So, She has been in this pot for, gosh, 3 or 4 years. I only had standard potting soil when I got her. Should I report here in different soil? Ar stay with what I’ve got. Re-potting would be a chore since She is a whole lot of small to not very big plants covering a 14in pot. And I might do more harm than good.

  2. says

    This site tells you how to take care of the “pups” that grow from the mother plant. I just helped my grandmother repot her aloe plants and this site was helpful. Good luck!

  3. says

    I bought this because I needed to replant my aloe and I figured it couldn’t be any worse than what the aloe was planted in originally. After watering my aloe for the first time, I’m feeling very nervous about this dirt. The water pooled up on top the way it normally does with high peat potting soils. It also did not appear to be very fast draining. And after poking around in the dirt a little with a toothpick, I discovered much of the dirt underneath the wet top layer, was completely dry!!My aloe has only been in the dirt for a couple of days, so I’ll update my review if I’m proved wrong, but I really feel this dirt is an inadequate cactus/succulent potting soil. I am going to be very unhappy if this winds up killing my aloe. I am giving this product 2 stars instead of one, purely because enough time has not elapsed to truly evaluate its efficacy. But so far, I am very unhappy.UPDATE: It’s been approximately a year since I potted my aloe in this dirt, and my aloe isn’t dead, in fact it seems to be rather happy. I’m still not happy with this dirt however because I’ve had problems with the dirt compacting. When the dirt is dry it pulls away from the container. I would appreciate a looser potting soil. Because this potting soil has such a high peat content, I have to make sure to let my aloe dry out completely, even becoming a little dehydrated, before watering again. And then of course I have to soak my aloe to get it back to the right hydration. This potting soil won’t kill your plant, but definitely, if you really want your plant to thrive, invest in another brand or make your own soil.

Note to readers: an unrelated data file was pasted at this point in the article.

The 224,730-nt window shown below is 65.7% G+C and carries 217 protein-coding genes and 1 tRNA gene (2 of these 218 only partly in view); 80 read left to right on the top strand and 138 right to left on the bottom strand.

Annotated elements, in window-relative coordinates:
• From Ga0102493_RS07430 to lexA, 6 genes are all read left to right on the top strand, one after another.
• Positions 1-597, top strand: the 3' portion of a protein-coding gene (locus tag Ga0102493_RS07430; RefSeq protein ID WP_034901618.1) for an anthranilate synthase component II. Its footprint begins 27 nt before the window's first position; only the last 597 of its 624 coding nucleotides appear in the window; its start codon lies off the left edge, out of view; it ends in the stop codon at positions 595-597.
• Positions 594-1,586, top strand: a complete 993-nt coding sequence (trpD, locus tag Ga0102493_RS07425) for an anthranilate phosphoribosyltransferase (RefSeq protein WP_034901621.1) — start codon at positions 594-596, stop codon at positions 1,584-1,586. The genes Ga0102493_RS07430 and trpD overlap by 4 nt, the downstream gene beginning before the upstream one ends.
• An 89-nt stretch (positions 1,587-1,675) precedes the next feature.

4. Cherie Thinn says

    I’m having prolbems with my aloe it’s outside.i don’t over water
    But it druppy and turning brown . I don’t know what to do
    Please give afvice

  5. says

    You might think it is funny and she might think that she doesn’t want
    to get intimate with you anymore. They are not unfortunate as there are several options for removal of hairs.

    ” she says grinning, flicking her fingers under her chin in a most unladylike manner.

      • Annie says

        OK so I live by the river that runs from the ocean… if it’s salt content that makes it that we can’t use the beach sand then is it OK to use river sand? In one of these articles it said to use river sand, that’s why I’m asking. What would be the best sand to use?

  6. Nelson Opitz says